The method of directly measuring the phases between emitters, for which the error signal is a map of the phases extracted from the interferogram of the beams to be combined, interfering either with one another or with a reference beam. This direct interferometric measurement method is collective: all of the phases are obtained through the recording of a single image by a matrix sensor, and it therefore lends itself perfectly to a large number of emitters. The cost of the imager used is to be divided by the number of channels and is therefore not decisive. The bandwidth of the system may, on the other hand, be limited by the sensor used, especially in the infrared. This is not a fundamental limit, however. Lastly, as for the OHD method, the phase is measured before combining; it does not make it possible to compensate for fluctuations in phase between the phase measurement plane and the combining plane and therefore does not guarantee optimum combining quality. It is therefore necessary for the system to be calibrated.
The table below summarizes the prior art of coherent combining techniques. The grayed cells indicate the negative points of each method.
There is therefore currently no existing architecture for the coherent combining of laser beams that simultaneously satisfies the conditions of a loop bandwidth>1 kHz, a number of beams that is potentially 100, 1000 or even higher, operation without calibration (error signal in the combining plane) and low cost.
The context of the invention is that of a system in which the laser beams are spatially combined using a diffractive optical element (DOE). The system according to the invention is based on an original use of this diffractive element which allows, in addition to providing for the spatial combining of the beams, an innovative error signal to be generated that makes it possible to compensate for the phase differences between laser sources. This error signal is calculated from the intensities diffracted by the higher orders of the diffractive combining element. Such an error signal allows all of the aforementioned conditions to be fulfilled.
More specifically, a subject of the invention is a system for phasing M laser sources of the same wavelength centered around λ_{0}, having a periodic spatial configuration, M being an integer>2, which comprises:
means for collimating and directing the M beams arising from the sources onto a combining diffractive optical element with a periodic phase grating, with an angle of incidence that differs from one beam to the next, these angles of incidence being determined according to the period of the grating; and
means for controlling the phases of said sources based on a negative feedback signal arising from the combined beams.
It is mainly characterized in that it comprises:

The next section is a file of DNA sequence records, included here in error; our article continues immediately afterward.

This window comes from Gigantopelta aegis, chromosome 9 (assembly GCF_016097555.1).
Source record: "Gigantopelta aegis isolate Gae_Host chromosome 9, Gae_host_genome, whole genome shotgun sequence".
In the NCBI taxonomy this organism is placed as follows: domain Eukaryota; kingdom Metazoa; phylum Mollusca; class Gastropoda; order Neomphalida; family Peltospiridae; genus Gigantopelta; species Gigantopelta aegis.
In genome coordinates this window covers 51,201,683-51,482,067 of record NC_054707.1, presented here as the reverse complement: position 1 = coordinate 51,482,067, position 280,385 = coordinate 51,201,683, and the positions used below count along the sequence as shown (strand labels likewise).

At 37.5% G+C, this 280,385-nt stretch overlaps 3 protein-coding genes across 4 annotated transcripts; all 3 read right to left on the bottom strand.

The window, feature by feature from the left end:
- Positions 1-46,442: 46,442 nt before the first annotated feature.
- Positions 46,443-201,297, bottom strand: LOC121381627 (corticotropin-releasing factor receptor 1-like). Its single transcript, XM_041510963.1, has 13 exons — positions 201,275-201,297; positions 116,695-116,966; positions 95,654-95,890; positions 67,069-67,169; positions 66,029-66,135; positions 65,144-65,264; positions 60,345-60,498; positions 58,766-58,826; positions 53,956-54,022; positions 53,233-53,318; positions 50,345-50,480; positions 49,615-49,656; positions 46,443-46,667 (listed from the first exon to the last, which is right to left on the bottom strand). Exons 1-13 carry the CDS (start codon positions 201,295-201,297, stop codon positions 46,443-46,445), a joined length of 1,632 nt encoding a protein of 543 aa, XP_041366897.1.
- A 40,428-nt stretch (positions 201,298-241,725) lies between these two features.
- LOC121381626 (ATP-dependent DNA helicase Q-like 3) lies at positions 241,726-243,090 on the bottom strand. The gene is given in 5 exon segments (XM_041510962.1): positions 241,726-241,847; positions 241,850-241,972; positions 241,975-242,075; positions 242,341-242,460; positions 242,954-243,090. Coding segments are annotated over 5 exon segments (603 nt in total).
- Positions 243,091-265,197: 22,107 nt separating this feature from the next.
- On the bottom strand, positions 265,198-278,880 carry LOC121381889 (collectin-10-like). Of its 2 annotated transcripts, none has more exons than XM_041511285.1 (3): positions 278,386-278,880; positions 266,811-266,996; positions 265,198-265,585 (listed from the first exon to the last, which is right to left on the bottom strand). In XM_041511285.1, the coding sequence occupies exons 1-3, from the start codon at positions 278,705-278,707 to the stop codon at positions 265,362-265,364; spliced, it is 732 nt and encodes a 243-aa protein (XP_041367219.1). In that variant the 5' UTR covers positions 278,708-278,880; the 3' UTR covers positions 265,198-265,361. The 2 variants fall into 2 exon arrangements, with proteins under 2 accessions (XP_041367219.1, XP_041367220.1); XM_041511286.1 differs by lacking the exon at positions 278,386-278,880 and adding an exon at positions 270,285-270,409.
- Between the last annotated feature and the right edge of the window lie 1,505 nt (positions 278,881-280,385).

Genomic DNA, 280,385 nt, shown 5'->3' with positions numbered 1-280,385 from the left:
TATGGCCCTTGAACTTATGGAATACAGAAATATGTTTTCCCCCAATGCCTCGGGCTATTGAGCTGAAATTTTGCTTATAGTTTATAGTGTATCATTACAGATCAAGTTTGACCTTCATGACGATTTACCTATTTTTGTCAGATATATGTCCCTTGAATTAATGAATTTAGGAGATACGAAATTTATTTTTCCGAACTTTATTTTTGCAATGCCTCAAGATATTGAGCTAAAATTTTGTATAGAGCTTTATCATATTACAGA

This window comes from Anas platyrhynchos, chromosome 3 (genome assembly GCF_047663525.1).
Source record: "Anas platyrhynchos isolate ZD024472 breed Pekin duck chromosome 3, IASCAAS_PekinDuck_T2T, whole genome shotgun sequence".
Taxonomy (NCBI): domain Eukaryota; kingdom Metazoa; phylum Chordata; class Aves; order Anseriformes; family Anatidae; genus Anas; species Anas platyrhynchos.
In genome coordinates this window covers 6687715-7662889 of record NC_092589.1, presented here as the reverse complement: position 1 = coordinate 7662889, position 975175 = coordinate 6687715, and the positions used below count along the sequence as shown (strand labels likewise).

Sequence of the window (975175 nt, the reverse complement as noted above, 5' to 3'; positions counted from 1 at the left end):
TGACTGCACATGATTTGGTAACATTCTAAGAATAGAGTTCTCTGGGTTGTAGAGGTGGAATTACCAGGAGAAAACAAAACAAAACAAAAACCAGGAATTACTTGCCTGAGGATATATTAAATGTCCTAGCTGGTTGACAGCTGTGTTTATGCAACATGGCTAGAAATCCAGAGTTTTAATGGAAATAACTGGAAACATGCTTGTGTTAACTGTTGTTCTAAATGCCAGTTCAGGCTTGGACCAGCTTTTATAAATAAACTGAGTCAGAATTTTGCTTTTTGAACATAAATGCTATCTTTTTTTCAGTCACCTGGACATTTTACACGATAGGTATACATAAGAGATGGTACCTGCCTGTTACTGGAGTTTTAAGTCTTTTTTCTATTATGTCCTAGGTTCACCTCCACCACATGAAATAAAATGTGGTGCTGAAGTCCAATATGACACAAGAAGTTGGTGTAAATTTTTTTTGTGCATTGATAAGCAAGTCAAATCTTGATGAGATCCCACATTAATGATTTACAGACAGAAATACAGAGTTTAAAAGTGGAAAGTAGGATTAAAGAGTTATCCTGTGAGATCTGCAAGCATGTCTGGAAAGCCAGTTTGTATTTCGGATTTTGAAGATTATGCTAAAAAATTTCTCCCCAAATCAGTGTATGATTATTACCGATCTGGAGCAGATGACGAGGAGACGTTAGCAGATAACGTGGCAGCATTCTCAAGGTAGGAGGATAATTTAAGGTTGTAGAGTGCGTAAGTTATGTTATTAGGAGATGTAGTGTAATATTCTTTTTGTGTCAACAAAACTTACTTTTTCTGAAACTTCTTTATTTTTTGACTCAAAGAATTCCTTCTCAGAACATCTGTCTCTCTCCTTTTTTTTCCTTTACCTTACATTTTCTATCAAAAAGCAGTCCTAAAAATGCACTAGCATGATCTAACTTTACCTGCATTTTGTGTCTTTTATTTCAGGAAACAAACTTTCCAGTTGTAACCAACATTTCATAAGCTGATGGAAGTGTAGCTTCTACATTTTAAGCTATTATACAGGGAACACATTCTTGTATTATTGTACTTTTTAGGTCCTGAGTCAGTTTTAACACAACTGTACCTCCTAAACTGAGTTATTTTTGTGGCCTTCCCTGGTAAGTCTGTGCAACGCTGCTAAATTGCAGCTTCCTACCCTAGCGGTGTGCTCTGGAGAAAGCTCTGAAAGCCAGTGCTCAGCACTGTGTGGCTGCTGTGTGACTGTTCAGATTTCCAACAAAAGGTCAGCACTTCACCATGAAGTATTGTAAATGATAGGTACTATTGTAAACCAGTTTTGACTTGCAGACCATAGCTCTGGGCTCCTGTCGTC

means for drawing off a fraction of the combined beams;
on the path of this fraction of the combined beams, a Fourier lens having an object plane and an image plane, with the combining diffractive optical element in its object plane;
a matrix of detectors in the image plane of the Fourier lens, capable of detecting intensity distributions of the fraction of the combined beams;
means for calculating the negative feedback signal based on these intensity distributions.
A vector error signal (whose size is given by the number of measured higher orders of diffraction) is indeed obtained, but without having to use RF components. Moreover, the system requires, by its principle, no calibration, since the optimization does not target the phase locking (see the OHD and direct interferometric measurement techniques) but rather the combined intensity directly (by minimizing the intensity of the higher orders).
The following advantages are therefore combined:

 As for the LOCSET and hillclimbing methods, the error signal is generated in the combining plane, hence no calibration is required.
 The error signal is composed of a set of nonredundant measurements which allow the negative feedback signal to be generated via a simple processing operation.
 The cost of the system per channel (beam) is relatively low since it does not involve any RF element and only one detector per channel is required.
 The system is compatible with a large number of channels, and with a bandwidth of >1 kHz.
According to one feature of the invention, the means for calculating the negative feedback signal comprise means for calculating the product of the distribution of the intensities detected in the plane of the matrix of detectors through the inverse of a matrix of size (2M−1)×(2M−1) if M is odd, and 2M×2M if M is even, defined by coefficients obtained through developing the phase of the combining diffractive optical element, taken over one period, into Fourier series.
Typically, M>100.
Preferably, the sources are arranged in a one or twodimensional spatial configuration.
According to one preferred embodiment of the invention, the beams arising from the laser sources have one and the same exit plane, and the system then comprises another Fourier lens having an object plane in which the exit plane of the laser sources is located and an image plane in which the combining diffractive optical element is located.
Other features and advantages of the invention will become apparent on reading the detailed description which follows, given by way of nonlimiting example and with reference to the appended drawings in which:
The same elements bear the same references from one figure to the next.
The context of the invention is that of a system which, first of all, is based on the use of a diffractive optical element 1 (or DOE) as a means for combining various laser beams 10, as shown in the example of